Humor vs. Hate
Our cartoonist enrages millions –
and prays we can all get along.
The Girl Who Kicked the Hornet’s Nest is the summer’s best-selling Stieg Larsson thriller, but it could describe City Arts cartoonist Molly Norris. In May, the mild-mannered Seattle artist drew a cartoon lampooning Comedy Central for censoring its South Park episode depicting Muhammad in a bear suit.
“It wasn’t even Muhammad,” notes Norris. “It was Santa Claus masquerading as Muhammad in a bear suit.” But the very idea of depicting Muhammad roused rage, so Comedy Central backed down. “It was nasty, it was so sinister, the way they bleeped out so much of it and put a black box over the bear,” says Norris.
Illustration by Molly Norris
But Comedy Central may have noted three murder attempts on Muhammad-satirizing cartoonists so far this year: two on Sweden’s Lars Vilks and one on Danish Kurt Westergaard, who locked himself in his armored “panic room” bathroom as a screaming assassin pounded it with an ax, the way Jack Nicholson did in The Shining.
Norris’s cartoon was an ad for an imaginary group, Citizens Against Citizens Against Humor, suggesting May 20 as “Everybody Draw Muhammad Day.” “I post all my cartoons on my blog and my Facebook wall,” says Norris. “I send them to art critics and stuff. I had, like, four hundred Facebook friends.” Her audience is mostly local, though she hopes to crack the New Yorker.
Her Facebook post, publicized by bloggers Dan Savage and Andrew Sullivan, ignited a global firestorm. On May 19, the Lahore High Court blocked Facebook from Pakistan’s 169 million people for about two weeks. Some Muslims demanded that India shield Facebook from its 1.18 billion people. Even relatively progressive voices like Ghazal Omid, author of Living in Hell: A True Odyssey of a Woman’s Struggle in Islamic Iran Against Personal and Political Forces, condemned Norris. “I do respect freedom of writing and speech,” Omid e-mailed City Arts. “I was abducted for my actions in Iran. [But] she has crossed the line. Therefore, the action by the Pakistani government is justified.”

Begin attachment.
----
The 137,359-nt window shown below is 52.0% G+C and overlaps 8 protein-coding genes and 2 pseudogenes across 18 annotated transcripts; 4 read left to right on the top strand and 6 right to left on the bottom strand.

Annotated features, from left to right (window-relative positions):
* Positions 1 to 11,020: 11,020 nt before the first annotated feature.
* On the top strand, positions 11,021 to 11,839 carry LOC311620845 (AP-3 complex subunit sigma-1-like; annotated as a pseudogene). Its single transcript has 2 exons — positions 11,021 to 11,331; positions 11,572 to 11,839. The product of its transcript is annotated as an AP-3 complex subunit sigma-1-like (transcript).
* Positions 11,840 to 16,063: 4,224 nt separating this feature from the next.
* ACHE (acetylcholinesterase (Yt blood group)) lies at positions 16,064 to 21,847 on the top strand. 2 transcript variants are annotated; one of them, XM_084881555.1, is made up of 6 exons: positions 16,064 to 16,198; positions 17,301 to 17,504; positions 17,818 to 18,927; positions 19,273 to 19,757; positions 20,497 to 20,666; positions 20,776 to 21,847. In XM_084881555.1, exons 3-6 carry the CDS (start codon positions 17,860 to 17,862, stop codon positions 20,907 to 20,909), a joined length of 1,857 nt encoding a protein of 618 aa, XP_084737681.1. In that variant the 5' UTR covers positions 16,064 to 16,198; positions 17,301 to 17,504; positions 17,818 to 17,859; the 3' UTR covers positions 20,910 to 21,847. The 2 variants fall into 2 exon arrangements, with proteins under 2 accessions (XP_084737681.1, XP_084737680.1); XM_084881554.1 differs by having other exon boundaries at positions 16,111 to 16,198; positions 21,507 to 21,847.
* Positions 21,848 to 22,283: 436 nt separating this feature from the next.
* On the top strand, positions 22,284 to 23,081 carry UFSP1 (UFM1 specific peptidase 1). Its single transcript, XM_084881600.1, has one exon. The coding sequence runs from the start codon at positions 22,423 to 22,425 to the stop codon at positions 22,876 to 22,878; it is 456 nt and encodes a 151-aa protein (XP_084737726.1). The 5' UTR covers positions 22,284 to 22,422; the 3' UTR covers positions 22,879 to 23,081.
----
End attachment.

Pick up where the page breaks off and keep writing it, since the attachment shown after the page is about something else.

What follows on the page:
Currently, 226,653 people support the page “AGAINST: Everybody Draw Muhammad Day,” which Norris has shared from her own Facebook page, along with the page “Screw Molly Norris – the whore who started the ‘Everybody Draw Muhammad’ day” (which fortunately only has 223 supporters).
“I wasn’t savvy,” mourns Norris. “I didn’t mean for my satirical poster to be taken seriously.” She did want to protest censorship, but she didn’t actually want anybody to draw Muhammad or attack Muslims. “It became kind of an excuse for people to hate or be mean spirited. I’m not mean spirited.” The hate on both sides stunned her.
Norris visited the Muslim Association of Puget Sound’s meeting about the controversy. “I needed to be there to help me heal from the shock of this whole thing. I’m doing a short documentary about what Muslims would like non-Muslims to know, like about what it’s like to wear the hijab [head scarf] in America. It’ll be entertaining and reverent at the same time.” The Express Tribune in Karachi, Pakistan, asked her to do a cartoon reading, “Allow the face veil and ban the couture hat!” “But I have no idea if it ran or not. The communication with them isn’t the best!”
Norris keeps trying to improve the communication. “Artists have to be not afraid when they create,” she observes. “You have to be responsible too with your freedom. It’s such a fine line.” •